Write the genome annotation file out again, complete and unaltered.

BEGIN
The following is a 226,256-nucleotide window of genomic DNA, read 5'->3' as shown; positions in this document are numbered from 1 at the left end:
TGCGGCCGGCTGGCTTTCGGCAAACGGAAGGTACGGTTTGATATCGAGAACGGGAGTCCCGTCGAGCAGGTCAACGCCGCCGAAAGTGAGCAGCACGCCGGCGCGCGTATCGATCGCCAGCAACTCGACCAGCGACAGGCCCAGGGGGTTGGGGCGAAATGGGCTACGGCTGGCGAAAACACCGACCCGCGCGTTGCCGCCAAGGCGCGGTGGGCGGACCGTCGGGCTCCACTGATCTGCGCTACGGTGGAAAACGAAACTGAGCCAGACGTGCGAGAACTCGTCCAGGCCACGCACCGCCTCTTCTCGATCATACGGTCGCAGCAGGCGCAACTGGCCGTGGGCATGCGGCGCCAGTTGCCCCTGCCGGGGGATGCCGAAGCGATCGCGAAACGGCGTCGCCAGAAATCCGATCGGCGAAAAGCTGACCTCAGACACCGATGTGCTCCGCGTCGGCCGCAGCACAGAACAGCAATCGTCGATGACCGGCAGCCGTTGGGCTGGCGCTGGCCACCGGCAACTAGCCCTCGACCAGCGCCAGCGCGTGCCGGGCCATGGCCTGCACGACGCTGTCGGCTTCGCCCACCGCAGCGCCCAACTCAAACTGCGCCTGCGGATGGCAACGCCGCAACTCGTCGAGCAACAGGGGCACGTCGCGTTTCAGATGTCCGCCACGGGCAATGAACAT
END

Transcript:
The following is a 226,256-nucleotide window of genomic DNA, read 5'->3' as shown; positions in this document are numbered from 1 at the left end:
TGCGGCCGGCTGGCTTTCGGCAAACGGAAGGTACGGTTTGATATCGAGAACGGGAGTCCCGTCGAGCAGGTCAACGCCGCCGAAAGTGAGCAGCACGCCGGCGCGCGTATCGATCGCCAGCAACTCGACCAGCGACAGGCCCAGGGGGTTGGGGCGAAATGGGCTACGGCTGGCGAAAACACCGACCCGCGCGTTGCCGCCAAGGCGCGGTGGGCGGACCGTCGGGCTCCACTGATCTGCGCTACGGTGGAAAACGAAACTGAGCCAGACGTGCGAGAACTCGTCCAGGCCACGCACCGCCTCTTCTCGATCATACGGTCGCAGCAGGCGCAACTGGCCGTGGGCATGCGGCGCCAGTTGCCCCTGCCGGGGGATGCCGAAGCGATCGCGAAACGGCGTCGCCAGAAATCCGATCGGCGAAAAGCTGACCTCAGACACCGATGTGCTCCGCGTCGGCCGCAGCACAGAACAGCAATCGTCGATGACCGGCAGCCGTTGGGCTGGCGCTGGCCACCGGCAACTAGCCCTCGACCAGCGCCAGCGCGTGCCGGGCCATGGCCTGCACGACGCTGTCGGCTTCGCCCACCGCAGCGCCCAACTCAAACTGCGCCTGCGGATGGCAACGCCGCAACTCGTCGAGCAACAGGGGCACGTCGCGTTTCAGATGTCCGCCACGGGCAATGAACAT